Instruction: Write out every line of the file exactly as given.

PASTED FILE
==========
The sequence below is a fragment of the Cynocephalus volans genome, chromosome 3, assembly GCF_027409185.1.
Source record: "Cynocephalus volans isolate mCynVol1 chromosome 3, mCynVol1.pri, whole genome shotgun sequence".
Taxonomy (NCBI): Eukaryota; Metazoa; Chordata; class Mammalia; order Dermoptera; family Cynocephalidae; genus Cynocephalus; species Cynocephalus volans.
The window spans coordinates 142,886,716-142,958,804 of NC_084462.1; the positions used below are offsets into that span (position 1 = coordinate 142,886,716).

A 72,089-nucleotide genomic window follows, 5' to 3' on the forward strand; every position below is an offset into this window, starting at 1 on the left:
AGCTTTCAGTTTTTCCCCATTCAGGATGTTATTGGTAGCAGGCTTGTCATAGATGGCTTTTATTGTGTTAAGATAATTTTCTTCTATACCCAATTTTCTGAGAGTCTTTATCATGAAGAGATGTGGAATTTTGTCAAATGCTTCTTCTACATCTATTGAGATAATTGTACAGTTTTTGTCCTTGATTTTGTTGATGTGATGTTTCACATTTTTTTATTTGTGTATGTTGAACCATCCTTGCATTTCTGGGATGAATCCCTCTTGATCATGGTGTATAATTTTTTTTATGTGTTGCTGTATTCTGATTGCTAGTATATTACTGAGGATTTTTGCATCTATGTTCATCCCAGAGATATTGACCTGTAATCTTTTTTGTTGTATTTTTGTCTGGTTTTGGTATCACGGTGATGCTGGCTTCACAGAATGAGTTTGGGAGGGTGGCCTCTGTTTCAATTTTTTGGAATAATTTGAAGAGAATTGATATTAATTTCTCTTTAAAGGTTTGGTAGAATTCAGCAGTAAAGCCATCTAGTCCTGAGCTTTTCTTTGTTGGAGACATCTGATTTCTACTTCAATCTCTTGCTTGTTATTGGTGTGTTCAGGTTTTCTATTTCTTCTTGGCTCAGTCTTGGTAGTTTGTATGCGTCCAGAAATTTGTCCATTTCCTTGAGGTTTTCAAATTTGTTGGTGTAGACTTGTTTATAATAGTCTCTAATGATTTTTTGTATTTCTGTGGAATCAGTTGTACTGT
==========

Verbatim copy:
The sequence below is a fragment of the Cynocephalus volans genome, chromosome 3, assembly GCF_027409185.1.
Source record: "Cynocephalus volans isolate mCynVol1 chromosome 3, mCynVol1.pri, whole genome shotgun sequence".
Taxonomy (NCBI): Eukaryota; Metazoa; Chordata; class Mammalia; order Dermoptera; family Cynocephalidae; genus Cynocephalus; species Cynocephalus volans.
The window spans coordinates 142,886,716-142,958,804 of NC_084462.1; the positions used below are offsets into that span (position 1 = coordinate 142,886,716).

A 72,089-nucleotide genomic window follows, 5' to 3' on the forward strand; every position below is an offset into this window, starting at 1 on the left:
AGCTTTCAGTTTTTCCCCATTCAGGATGTTATTGGTAGCAGGCTTGTCATAGATGGCTTTTATTGTGTTAAGATAATTTTCTTCTATACCCAATTTTCTGAGAGTCTTTATCATGAAGAGATGTGGAATTTTGTCAAATGCTTCTTCTACATCTATTGAGATAATTGTACAGTTTTTGTCCTTGATTTTGTTGATGTGATGTTTCACATTTTTTTATTTGTGTATGTTGAACCATCCTTGCATTTCTGGGATGAATCCCTCTTGATCATGGTGTATAATTTTTTTTATGTGTTGCTGTATTCTGATTGCTAGTATATTACTGAGGATTTTTGCATCTATGTTCATCCCAGAGATATTGACCTGTAATCTTTTTTGTTGTATTTTTGTCTGGTTTTGGTATCACGGTGATGCTGGCTTCACAGAATGAGTTTGGGAGGGTGGCCTCTGTTTCAATTTTTTGGAATAATTTGAAGAGAATTGATATTAATTTCTCTTTAAAGGTTTGGTAGAATTCAGCAGTAAAGCCATCTAGTCCTGAGCTTTTCTTTGTTGGAGACATCTGATTTCTACTTCAATCTCTTGCTTGTTATTGGTGTGTTCAGGTTTTCTATTTCTTCTTGGCTCAGTCTTGGTAGTTTGTATGCGTCCAGAAATTTGTCCATTTCCTTGAGGTTTTCAAATTTGTTGGTGTAGACTTGTTTATAATAGTCTCTAATGATTTTTTGTATTTCTGTGGAATCAGTTGTACTGT